Fwd: Fwd: Proposal for generics over primitives needs a rethink

Gavin King gavin at hibernate.org
Mon Jan 5 20:21:49 UTC 2015

On Mon, Jan 5, 2015 at 12:06 PM, Remi Forax <forax at univ-mlv.fr> wrote:
> On 01/05/2015 02:54 AM, Gavin King wrote:

>> I'm not seeing this. By nature it's impossible to switch over the
>> primitive types with instanceof or whatever, so I'm having a really
>> hard time visualizing what kind of Java code would break.
>> Examples?
> switch(type.getName()) { ...

So you mean the introduction of Any could break code that uses
reflection? I mean, sure, I suppose, in principle, but I guess I just
don't see this as really a big deal. What would happen in practice is
that attempting to use a newly-written class *that uses Any* with an
older reflection-based library that hasn't been updated yet would
cause an error from the library. But except in very extreme cases,
programs that used to work will keep working, since they don't use
Any, right?

> yes, but you don't need Any to do primitive type specialization,
> you just need Any as a bound of a type parameter that's
> the whole point of the discussion now ?

What I'm saying is that: whatever the implementation, specialization,
or something else. There should be a type List<? extends Any> that is
a supertype of both List<int> and List<java.lang.Object>. *How* that
is achieved (via boxing, or via a tagged union) is of much less
importance to me.

> Yes, it makes the VM more powerful, I think we can all agree with that.
> The problem is that its a pervasive change that as far as I know
> nobody has even tried.

So we know it's really really hard even though nobody has actually
tried to do it? Hrm, trying to keep my skepticism in check here ;-)

> I will be very happy to see Redhat to found a project like this,
> taking the source of hotspot and trying to add Any.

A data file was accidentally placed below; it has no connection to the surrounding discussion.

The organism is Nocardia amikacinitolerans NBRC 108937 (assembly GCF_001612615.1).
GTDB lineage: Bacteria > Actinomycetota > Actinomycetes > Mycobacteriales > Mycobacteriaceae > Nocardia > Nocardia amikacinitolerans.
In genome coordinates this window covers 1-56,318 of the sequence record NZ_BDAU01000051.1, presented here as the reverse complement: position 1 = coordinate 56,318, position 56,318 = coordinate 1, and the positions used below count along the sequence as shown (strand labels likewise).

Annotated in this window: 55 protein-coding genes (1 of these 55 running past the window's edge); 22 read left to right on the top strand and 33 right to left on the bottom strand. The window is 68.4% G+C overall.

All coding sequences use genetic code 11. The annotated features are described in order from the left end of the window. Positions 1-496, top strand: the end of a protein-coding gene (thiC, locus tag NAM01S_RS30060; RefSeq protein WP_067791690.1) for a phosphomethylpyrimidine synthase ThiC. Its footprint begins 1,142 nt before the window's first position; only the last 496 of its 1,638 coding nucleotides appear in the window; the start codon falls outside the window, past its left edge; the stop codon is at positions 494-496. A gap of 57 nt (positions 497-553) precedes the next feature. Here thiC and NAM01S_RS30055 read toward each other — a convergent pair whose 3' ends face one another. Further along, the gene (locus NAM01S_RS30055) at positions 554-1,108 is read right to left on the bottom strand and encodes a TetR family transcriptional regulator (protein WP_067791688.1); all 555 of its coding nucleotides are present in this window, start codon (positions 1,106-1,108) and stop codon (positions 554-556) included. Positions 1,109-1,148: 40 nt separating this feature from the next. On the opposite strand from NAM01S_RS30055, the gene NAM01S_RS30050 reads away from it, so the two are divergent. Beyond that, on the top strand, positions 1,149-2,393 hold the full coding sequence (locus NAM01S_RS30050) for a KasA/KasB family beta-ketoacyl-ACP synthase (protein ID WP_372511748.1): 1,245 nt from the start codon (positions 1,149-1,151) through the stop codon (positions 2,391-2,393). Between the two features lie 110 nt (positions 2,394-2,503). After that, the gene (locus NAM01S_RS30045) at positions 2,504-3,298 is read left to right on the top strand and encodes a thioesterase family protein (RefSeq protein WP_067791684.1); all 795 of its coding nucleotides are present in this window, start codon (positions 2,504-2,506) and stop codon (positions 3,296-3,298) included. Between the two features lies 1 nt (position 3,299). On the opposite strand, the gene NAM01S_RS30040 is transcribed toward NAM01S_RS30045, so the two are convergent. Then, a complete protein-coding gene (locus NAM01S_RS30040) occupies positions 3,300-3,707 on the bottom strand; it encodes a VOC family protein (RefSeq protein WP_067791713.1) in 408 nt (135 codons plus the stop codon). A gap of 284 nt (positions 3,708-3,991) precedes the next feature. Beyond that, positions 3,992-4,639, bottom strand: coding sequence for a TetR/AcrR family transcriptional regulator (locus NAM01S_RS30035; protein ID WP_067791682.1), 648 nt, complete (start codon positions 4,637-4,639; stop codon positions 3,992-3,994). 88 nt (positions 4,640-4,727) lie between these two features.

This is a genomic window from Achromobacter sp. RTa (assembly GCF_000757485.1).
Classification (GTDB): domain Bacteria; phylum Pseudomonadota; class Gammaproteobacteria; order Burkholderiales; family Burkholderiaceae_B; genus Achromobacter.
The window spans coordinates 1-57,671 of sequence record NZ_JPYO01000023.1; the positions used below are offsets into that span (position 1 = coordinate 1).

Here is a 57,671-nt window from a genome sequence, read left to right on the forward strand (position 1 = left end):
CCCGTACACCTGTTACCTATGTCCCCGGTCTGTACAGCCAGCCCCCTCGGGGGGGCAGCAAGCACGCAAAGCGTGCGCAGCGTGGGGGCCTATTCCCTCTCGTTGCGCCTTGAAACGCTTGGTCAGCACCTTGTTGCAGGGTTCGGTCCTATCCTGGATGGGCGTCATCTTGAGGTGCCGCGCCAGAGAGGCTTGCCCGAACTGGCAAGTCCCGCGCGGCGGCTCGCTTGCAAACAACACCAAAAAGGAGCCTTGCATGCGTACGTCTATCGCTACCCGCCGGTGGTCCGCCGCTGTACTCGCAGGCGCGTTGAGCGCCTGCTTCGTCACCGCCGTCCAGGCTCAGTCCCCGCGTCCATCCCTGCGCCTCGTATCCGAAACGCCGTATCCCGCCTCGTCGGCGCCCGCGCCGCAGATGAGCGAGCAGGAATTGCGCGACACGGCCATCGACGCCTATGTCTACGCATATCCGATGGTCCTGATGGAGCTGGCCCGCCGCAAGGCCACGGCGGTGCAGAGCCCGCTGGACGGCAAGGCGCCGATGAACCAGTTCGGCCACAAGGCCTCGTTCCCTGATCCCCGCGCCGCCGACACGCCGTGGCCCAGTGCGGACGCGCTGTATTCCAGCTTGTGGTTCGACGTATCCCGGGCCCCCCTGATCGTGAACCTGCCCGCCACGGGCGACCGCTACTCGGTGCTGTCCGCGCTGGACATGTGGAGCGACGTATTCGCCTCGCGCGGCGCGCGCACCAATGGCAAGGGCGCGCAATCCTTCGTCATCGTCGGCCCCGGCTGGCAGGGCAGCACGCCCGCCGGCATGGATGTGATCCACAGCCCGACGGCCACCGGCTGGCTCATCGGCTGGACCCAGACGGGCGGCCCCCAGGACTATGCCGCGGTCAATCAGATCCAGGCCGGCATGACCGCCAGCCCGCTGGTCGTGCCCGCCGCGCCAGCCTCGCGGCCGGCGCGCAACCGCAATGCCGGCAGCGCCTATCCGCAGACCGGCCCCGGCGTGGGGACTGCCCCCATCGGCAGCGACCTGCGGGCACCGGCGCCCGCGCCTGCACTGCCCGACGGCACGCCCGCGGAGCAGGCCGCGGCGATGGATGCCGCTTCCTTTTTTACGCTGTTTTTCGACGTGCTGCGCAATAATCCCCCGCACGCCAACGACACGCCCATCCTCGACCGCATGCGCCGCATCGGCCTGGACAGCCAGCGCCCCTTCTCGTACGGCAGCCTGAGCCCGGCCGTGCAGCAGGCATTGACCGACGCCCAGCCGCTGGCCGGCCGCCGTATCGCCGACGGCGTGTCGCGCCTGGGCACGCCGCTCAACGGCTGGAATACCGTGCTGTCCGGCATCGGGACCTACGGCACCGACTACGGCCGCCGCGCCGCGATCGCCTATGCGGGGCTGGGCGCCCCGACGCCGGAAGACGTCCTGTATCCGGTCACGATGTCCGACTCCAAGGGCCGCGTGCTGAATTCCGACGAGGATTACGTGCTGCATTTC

Stef and I will chat to the guys working on Open JDK and ask them what
they think.

> About the separation of behaviors, it's exactly like saying,
> if I use a JVM but only with primitive types, no objects,
> I will not pay the price of having to deal with objects.
> That's not true, the VM will still prepare internal data structures
> to be able to crawle the stack during a GC even if a GC
> will never occur in that case.

Sure, but I don't think that's where most of the cost of having
objects comes from. If I write a program that never actually allocates
any objects, it will run much faster than one which allocates millions
of objects ;-)

> Having all values stored as Any require the VM to check the runtime type of
> all operands
> for each operation, this is what CPython does, but not what more advanced
> dynamic language runtimes do.
> They do optimistic speculative type analysis, i.e. generate a code by
> examples for ints
> and de-optimise if a type is a String and then re-generate a new code.
> So sure Any will help, but not as much as you think.

OK, that's interesting.

>> Couldn't we just say that a byte[] actually isn't an Any[]? I mean,
>> that's actually *correct*. Why double down on stupid?
> how to implement ArrayList in that case ?
> class ArrayList<T extends Any> {
>   T[] array;   // <-- this is an array of Any !
> }

Ah, yes, so indeed this motivates the idea that ArrayList<Any> is not
a concrete instantiation. And that's precisely why you prefer
ArrayList<any T>.

OK, that's very interesting. I had not picked up on this one.

I'll reflect on this some more, but indeed I see how this could be the
killer argument against the "tagged union" approach to Any.


Gavin King
gavin.king at gmail.com

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